6 ways to help people feel more comfortable in meetings

Whether you’re leading a 60-minute meeting or a multi-day workshop, keeping people engaged and incentivized to contribute often boils down to one fundamental thing: comfort.

Comfort is physical, mental and emotional. It’s applicable to introverts and extroverts. And it’s something that facilitators should prioritize cultivating. Why? Because a group of comfortable humans is more likely to produce / co-create / unlock their best work yet.

Leverage these methods at your next session and see if you observe a difference.

Your AI-powered meeting assistant — Huddles

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01-Do a warm up

When you’re leading a group of people, kick off with a warm-up exercise that encourages them to be humans first. Yes, this is essentially an icebreaker, but I’ve rebranded it because saying “icebreaker” usually garners a few eye rolls.

Despite the stigma, the essence of the exercise is positive. Participants often need a moment to transition into a session from __________ (another meeting, sending a screaming child to school, cleaning up spilled coffee). This is that moment. And whether or not the group realizes it, starting here kickstarts the team’s interaction and ability to contribute.

Some warm ups that I like to use when I lead include:

“Tell us a little bit about yourself, where you’re calling in from, and share the emoji that best describes your mood.” (If you’re together in person, ask people to reference their most-used emojis, then have them drop their phones into a basket to eliminate distractions.)

“ I heard Sherri talking about her rare spoon collection as everyone was getting seated. Share something you own that might surprise the others.” (You can build on something the group was already talking about to create a smooth transition into the session.)

“Tell me about the best part of your day so far.” (I like to do this at the onset of a day of idea generation or drawing because it starts things on an optimistic note.)

As the facilitator, it’s always good to demo first because participants will take your lead and follow your format. Demoing also sets the tone and helps the group warm up to you. From here, call on people to keeping movings things along.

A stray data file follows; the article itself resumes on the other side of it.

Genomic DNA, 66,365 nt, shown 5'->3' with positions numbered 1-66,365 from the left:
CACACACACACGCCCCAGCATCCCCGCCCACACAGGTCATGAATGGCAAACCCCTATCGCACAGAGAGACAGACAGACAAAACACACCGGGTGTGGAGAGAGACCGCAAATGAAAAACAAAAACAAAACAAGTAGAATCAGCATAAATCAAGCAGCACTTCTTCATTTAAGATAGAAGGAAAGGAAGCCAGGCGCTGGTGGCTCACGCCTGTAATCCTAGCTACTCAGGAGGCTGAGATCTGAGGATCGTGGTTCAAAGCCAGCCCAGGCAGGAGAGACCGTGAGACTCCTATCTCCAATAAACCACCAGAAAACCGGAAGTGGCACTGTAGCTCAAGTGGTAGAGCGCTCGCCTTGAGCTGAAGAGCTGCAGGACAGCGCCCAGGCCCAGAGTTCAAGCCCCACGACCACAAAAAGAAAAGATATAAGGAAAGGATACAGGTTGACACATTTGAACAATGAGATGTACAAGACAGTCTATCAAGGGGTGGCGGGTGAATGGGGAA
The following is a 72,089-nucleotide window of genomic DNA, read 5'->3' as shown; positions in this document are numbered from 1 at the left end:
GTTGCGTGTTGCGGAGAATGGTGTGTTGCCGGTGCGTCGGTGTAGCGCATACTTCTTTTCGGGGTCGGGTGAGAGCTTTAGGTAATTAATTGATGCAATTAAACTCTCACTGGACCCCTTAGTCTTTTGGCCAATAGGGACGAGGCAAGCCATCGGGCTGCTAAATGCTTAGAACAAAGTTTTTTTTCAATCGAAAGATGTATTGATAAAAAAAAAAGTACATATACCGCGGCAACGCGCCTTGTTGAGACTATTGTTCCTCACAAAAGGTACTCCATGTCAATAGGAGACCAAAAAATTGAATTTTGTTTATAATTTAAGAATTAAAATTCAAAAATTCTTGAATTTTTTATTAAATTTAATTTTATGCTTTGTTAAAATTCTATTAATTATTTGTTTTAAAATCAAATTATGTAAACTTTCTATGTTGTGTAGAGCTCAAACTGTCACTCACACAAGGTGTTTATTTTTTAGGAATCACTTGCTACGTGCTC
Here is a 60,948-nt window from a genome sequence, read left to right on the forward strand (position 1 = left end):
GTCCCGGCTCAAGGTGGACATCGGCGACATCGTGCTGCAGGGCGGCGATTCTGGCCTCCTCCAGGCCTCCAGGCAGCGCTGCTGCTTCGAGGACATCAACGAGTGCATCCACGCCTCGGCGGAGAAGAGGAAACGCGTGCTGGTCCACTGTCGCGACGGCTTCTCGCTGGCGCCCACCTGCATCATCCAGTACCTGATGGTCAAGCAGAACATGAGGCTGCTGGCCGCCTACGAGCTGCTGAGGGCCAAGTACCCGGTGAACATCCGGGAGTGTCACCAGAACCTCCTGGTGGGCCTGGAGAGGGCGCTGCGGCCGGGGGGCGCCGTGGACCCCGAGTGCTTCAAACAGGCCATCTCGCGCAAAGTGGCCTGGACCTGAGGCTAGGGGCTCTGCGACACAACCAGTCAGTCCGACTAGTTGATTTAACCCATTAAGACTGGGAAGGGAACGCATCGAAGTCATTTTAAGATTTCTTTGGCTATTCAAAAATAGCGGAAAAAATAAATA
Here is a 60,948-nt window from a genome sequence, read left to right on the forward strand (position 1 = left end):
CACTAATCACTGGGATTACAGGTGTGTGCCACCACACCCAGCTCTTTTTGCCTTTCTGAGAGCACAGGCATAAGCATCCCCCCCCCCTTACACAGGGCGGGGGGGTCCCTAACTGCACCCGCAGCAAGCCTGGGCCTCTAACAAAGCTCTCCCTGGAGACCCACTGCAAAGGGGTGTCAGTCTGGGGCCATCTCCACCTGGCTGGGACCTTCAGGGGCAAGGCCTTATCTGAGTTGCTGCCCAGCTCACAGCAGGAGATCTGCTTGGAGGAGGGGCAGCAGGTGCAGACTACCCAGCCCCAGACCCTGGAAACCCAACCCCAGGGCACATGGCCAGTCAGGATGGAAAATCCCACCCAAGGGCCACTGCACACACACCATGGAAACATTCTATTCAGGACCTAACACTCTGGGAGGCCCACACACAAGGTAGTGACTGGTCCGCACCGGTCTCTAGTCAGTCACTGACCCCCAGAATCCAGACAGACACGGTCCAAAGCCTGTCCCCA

02-Normalize stupid questions

We’ve all had this experience before: a group is talking animatedly about some method or acronym that everyone seems to understand except you. It’s easy to feel like you’re the only person in the room who isn’t nodding along in these moments, but people have a funny ability to pretend they understand at the expense of actually understanding in order to avoid looking “stupid.”

As the facilitator, one of the most powerful things you can do for your group is normalize asking “stupid” questions. The best way to do this is to ask tons of questions yourself, especially when jargon and language “everyone should know” is being thrown around. Interrupt the conversation with “What does that mean?” and “Can you say more about what you mean when you say ‘synergy’?”

This helps ensure that all team members are aligned and actually agree on what’s being discussed, and moves the group quickly to clarity. Your ability as the meeting leader to make no assumptions means that attendees will feel relief when questions are asked that may be perceived as obvious or stupid. And since you’re the facilitator, you get a pass!

03-Be humble, be human

Groups are more fluid and open when they see that they’re being led by an actual human, not a robot or entertainer. And fluid, open groups are more comfortable being honest and collaborative, which impacts output.